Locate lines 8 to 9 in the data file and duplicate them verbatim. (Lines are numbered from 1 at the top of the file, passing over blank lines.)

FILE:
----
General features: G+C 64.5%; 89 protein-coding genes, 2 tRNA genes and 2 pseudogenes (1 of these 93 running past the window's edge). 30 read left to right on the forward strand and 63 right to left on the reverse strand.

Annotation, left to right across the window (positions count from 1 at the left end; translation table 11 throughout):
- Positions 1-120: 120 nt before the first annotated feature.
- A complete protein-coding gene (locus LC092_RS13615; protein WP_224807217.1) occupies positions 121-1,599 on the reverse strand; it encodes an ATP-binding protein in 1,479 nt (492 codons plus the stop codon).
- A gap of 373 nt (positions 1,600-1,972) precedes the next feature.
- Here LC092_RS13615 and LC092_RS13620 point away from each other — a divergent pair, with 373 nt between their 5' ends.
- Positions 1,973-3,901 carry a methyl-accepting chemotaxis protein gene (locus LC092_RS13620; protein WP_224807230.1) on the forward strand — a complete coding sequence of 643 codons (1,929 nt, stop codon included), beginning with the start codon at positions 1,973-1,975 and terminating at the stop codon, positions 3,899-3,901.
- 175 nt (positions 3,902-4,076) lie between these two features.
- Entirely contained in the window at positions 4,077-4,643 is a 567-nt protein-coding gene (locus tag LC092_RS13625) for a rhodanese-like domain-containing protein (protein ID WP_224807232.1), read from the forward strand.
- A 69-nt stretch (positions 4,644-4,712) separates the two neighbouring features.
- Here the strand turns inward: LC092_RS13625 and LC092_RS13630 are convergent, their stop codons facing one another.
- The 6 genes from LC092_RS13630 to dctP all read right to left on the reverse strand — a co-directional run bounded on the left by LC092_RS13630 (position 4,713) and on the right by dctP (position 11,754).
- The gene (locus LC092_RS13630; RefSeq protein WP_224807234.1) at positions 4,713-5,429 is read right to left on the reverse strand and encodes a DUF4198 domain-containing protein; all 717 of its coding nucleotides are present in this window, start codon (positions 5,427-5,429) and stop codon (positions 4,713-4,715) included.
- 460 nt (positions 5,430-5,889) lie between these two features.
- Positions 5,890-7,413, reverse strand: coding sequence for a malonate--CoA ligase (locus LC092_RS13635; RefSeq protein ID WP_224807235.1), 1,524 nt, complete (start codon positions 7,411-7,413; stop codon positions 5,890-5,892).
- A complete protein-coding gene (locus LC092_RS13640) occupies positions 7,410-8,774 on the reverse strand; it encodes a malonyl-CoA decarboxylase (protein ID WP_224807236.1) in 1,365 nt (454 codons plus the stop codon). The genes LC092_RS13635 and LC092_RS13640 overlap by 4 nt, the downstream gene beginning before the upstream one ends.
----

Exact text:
- 175 nt (positions 3,902-4,076) lie between these two features.
- Entirely contained in the window at positions 4,077-4,643 is a 567-nt protein-coding gene (locus tag LC092_RS13625) for a rhodanese-like domain-containing protein (protein ID WP_224807232.1), read from the forward strand.